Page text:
In addressing this Poverty Trap cause there are different approaches that those involved with 'development' work adopt.  In my current role I am working with CRDT who equip families with the skills to raise animals, grow vegetable gardens, farm fish and improve access to water for irrigation purposes.  This increase in local food production provides greater food security for those involved.  However, they are still at risk from extreme weather such as the recent rains, and so only partial food security can be assured in this way.

Home gardening with CRDT

Another approach is to facilitate greater access to food and other markets in an attempt to improve the incomes of those with low food security.  When we lived in London we did not suffer from food insecurity for two main reasons: sufficient income to purchase all of our dietary needs; and reliable access to many varieties of food for sale.  Both of these factors come from our advantageous position in terms of access to both labour and food markets, which reduce our exposure to risks associated with crop failures and increases in food prices.  As a result we found ourselves practically immune to food insecurity.

The project I am involved with through VSO, and sponsored by Accenture, attempts to use market-based approaches to address issues of poverty such as food insecurity.  The rationale for this is that poverty can be reduced by facilitating increased meaningful participation by the poorest people in markets: product; service; labour; and financial.  Much of this focuses on local markets and requires identifying the way they are currently structured and operate, with a view to planning and implementing interventions to improve the position of the poorest people.  Doing so can increase incomes which serves as a more flexible form of food security because it allows the purchase of food rather than reliance on one's own production.  (There is then an obvious corollary which is that greater income also increases participation in markets in the role of consumer, in addition to that of producer or employee.)

The oxymoronic 'pro-poor markets'
These approaches to tackling poverty and food insecurity are all well meaning attempts to create change and improve the lives of some of Cambodia's (and the world's) poorest people.  The VSO/Accenture programme ('Making Markets Work for the Poor') promotes the notion of 'pro-poor markets', that is markets that are geared towards supporting the poorest actors within them and tackling poverty.  A blog by IDE chief executive Al Doerksen succinctly summed up my feelings towards this concept by saying that "the notion of 'pro-poor markets' is probably oxymoronic" (link to blog).  A recent email exchange with a colleague on this topic led me to write the following summary of my thoughts:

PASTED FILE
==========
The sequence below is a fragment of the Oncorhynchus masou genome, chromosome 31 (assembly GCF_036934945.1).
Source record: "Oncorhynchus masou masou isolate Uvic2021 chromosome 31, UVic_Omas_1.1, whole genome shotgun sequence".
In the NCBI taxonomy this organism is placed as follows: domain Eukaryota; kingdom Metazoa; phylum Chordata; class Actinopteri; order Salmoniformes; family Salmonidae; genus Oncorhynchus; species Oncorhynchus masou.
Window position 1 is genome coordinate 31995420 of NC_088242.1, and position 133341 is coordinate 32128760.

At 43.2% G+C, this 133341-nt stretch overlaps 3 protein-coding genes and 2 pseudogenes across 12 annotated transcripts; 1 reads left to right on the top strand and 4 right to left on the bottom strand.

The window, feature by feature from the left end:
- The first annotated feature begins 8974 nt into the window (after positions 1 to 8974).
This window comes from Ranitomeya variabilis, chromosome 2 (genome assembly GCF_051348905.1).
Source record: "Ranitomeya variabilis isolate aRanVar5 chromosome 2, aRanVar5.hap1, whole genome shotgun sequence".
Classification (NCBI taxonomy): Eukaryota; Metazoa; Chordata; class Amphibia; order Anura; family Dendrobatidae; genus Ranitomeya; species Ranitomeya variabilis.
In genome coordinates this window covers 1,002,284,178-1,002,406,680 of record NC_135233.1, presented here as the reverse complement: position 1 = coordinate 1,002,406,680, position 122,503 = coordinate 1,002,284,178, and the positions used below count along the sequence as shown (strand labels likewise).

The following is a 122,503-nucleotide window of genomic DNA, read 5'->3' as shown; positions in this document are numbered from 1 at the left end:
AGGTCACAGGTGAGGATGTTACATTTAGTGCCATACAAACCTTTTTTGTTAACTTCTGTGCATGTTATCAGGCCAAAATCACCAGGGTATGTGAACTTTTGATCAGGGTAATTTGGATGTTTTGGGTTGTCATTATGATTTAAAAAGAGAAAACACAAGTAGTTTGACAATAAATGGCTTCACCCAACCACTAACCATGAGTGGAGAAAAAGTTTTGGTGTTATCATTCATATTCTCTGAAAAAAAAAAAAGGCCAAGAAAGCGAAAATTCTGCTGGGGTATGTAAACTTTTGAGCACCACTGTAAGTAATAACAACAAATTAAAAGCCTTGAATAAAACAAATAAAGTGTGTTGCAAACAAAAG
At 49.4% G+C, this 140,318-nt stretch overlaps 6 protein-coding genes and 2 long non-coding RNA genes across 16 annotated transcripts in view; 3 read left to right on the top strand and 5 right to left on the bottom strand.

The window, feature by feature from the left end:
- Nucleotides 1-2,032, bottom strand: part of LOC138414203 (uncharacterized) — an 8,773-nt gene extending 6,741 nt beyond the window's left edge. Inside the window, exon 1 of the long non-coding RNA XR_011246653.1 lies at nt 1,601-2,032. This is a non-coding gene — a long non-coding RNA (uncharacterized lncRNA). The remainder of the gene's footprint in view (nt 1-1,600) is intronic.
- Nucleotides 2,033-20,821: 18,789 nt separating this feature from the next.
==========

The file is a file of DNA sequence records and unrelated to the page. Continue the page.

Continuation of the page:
"My trouble is with the tendency for market forces and structures to develop in ways which benefit those who are already better off.  (And then this becomes self-reinforcing as more power and wealth concentrates into fewer hands.)  If 'Pro' is taken to mean 'in favour of' then there is clearly an overwhelming body of evidence that market systems favour the rich over the poor. This lies at the heart of the contradiction I see in the terminology for our work. 
However, we can only operate within the system that we find ourselves a part of.   If we played a game of Monopoly and I started with $100 and you with $10,000 we know who would win.   Knowing the rules doesn't always mean you can win the game.   Increasing the poorest people's ability to to engage with markets more effectively doesn't overcome the fact that the rules of the game are working against them.   Further, their role in shaping the rules is minimal, if it exists in any meaningful way at all. 
I believe in the work we're doing but it does sometimes feel like the proverbial piss in the ocean when we consider the more systemic factors that influence the position of the world's poorest in national and global markets.   Our own process of making change operates in increments, but the radical in me believes that more substantial impact must be possible by other, more immediate, means."
Markets are (increasingly global)